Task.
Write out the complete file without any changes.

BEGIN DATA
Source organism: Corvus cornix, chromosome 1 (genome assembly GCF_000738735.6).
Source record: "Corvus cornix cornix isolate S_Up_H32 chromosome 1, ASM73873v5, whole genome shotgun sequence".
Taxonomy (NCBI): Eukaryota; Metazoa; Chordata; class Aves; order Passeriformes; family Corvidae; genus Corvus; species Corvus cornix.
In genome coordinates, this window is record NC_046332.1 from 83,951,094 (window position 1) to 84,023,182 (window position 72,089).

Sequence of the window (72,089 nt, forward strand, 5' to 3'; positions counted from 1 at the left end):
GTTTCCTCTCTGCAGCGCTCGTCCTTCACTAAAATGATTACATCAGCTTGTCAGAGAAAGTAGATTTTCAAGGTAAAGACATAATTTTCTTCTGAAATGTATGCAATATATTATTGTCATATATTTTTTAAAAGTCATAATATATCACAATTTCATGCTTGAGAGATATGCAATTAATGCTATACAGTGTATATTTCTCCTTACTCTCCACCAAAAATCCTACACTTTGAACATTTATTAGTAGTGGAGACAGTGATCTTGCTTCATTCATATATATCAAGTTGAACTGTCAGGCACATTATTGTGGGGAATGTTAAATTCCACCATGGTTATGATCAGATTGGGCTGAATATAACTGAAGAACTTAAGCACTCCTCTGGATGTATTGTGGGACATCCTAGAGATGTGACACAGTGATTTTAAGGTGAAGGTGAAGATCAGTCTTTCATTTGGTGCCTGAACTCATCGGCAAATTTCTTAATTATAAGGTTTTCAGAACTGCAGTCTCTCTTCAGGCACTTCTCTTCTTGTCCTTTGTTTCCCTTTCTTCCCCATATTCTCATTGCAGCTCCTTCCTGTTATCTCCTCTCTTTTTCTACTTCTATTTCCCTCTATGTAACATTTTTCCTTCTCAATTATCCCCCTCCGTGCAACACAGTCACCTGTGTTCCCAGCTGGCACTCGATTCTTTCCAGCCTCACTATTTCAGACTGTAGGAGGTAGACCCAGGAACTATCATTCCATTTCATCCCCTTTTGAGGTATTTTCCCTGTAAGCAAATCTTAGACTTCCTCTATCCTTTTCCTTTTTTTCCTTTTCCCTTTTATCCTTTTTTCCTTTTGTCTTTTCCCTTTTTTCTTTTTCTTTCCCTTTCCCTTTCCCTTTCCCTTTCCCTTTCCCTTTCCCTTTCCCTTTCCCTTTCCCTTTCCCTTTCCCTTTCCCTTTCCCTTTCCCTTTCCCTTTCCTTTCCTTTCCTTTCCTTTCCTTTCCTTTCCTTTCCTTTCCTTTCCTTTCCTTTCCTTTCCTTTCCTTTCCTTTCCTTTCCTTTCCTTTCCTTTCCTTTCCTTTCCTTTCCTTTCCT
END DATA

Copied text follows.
Source organism: Corvus cornix, chromosome 1 (genome assembly GCF_000738735.6).
Source record: "Corvus cornix cornix isolate S_Up_H32 chromosome 1, ASM73873v5, whole genome shotgun sequence".
Taxonomy (NCBI): Eukaryota; Metazoa; Chordata; class Aves; order Passeriformes; family Corvidae; genus Corvus; species Corvus cornix.
In genome coordinates, this window is record NC_046332.1 from 83,951,094 (window position 1) to 84,023,182 (window position 72,089).

Sequence of the window (72,089 nt, forward strand, 5' to 3'; positions counted from 1 at the left end):
GTTTCCTCTCTGCAGCGCTCGTCCTTCACTAAAATGATTACATCAGCTTGTCAGAGAAAGTAGATTTTCAAGGTAAAGACATAATTTTCTTCTGAAATGTATGCAATATATTATTGTCATATATTTTTTAAAAGTCATAATATATCACAATTTCATGCTTGAGAGATATGCAATTAATGCTATACAGTGTATATTTCTCCTTACTCTCCACCAAAAATCCTACACTTTGAACATTTATTAGTAGTGGAGACAGTGATCTTGCTTCATTCATATATATCAAGTTGAACTGTCAGGCACATTATTGTGGGGAATGTTAAATTCCACCATGGTTATGATCAGATTGGGCTGAATATAACTGAAGAACTTAAGCACTCCTCTGGATGTATTGTGGGACATCCTAGAGATGTGACACAGTGATTTTAAGGTGAAGGTGAAGATCAGTCTTTCATTTGGTGCCTGAACTCATCGGCAAATTTCTTAATTATAAGGTTTTCAGAACTGCAGTCTCTCTTCAGGCACTTCTCTTCTTGTCCTTTGTTTCCCTTTCTTCCCCATATTCTCATTGCAGCTCCTTCCTGTTATCTCCTCTCTTTTTCTACTTCTATTTCCCTCTATGTAACATTTTTCCTTCTCAATTATCCCCCTCCGTGCAACACAGTCACCTGTGTTCCCAGCTGGCACTCGATTCTTTCCAGCCTCACTATTTCAGACTGTAGGAGGTAGACCCAGGAACTATCATTCCATTTCATCCCCTTTTGAGGTATTTTCCCTGTAAGCAAATCTTAGACTTCCTCTATCCTTTTCCTTTTTTTCCTTTTCCCTTTTATCCTTTTTTCCTTTTGTCTTTTCCCTTTTTTCTTTTTCTTTCCCTTTCCCTTTCCCTTTCCCTTTCCCTTTCCCTTTCCCTTTCCCTTTCCCTTTCCCTTTCCCTTTCCCTTTCCCTTTCCCTTTCCCTTTCCCTTTCCTTTCCTTTCCTTTCCTTTCCTTTCCTTTCCTTTCCTTTCCTTTCCTTTCCTTTCCTTTCCTTTCCTTTCCTTTCCTTTCCTTTCCTTTCCTTTCCTTTCCTTTCCTTTCCTTTCCT